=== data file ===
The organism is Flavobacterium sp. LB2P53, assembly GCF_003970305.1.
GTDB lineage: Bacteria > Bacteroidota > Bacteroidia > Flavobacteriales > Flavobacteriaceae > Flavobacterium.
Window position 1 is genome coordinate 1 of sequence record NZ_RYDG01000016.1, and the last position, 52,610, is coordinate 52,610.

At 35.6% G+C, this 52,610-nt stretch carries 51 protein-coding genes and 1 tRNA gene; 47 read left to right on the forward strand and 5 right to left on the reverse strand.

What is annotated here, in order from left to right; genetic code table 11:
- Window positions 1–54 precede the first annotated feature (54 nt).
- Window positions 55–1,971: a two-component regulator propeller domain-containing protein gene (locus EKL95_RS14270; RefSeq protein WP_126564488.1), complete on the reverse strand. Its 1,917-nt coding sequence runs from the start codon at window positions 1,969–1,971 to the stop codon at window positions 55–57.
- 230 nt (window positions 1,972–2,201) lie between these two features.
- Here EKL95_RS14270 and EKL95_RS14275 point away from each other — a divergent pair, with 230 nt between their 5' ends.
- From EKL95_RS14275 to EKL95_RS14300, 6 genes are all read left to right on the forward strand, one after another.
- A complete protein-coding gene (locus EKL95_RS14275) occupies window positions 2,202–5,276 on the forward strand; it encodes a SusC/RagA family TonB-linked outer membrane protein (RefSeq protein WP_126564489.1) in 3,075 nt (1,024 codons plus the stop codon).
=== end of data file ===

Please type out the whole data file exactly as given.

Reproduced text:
The organism is Flavobacterium sp. LB2P53, assembly GCF_003970305.1.
GTDB lineage: Bacteria > Bacteroidota > Bacteroidia > Flavobacteriales > Flavobacteriaceae > Flavobacterium.
Window position 1 is genome coordinate 1 of sequence record NZ_RYDG01000016.1, and the last position, 52,610, is coordinate 52,610.

At 35.6% G+C, this 52,610-nt stretch carries 51 protein-coding genes and 1 tRNA gene; 47 read left to right on the forward strand and 5 right to left on the reverse strand.

What is annotated here, in order from left to right; genetic code table 11:
- Window positions 1–54 precede the first annotated feature (54 nt).
- Window positions 55–1,971: a two-component regulator propeller domain-containing protein gene (locus EKL95_RS14270; RefSeq protein WP_126564488.1), complete on the reverse strand. Its 1,917-nt coding sequence runs from the start codon at window positions 1,969–1,971 to the stop codon at window positions 55–57.
- 230 nt (window positions 1,972–2,201) lie between these two features.
- Here EKL95_RS14270 and EKL95_RS14275 point away from each other — a divergent pair, with 230 nt between their 5' ends.
- From EKL95_RS14275 to EKL95_RS14300, 6 genes are all read left to right on the forward strand, one after another.
- A complete protein-coding gene (locus EKL95_RS14275) occupies window positions 2,202–5,276 on the forward strand; it encodes a SusC/RagA family TonB-linked outer membrane protein (RefSeq protein WP_126564489.1) in 3,075 nt (1,024 codons plus the stop codon).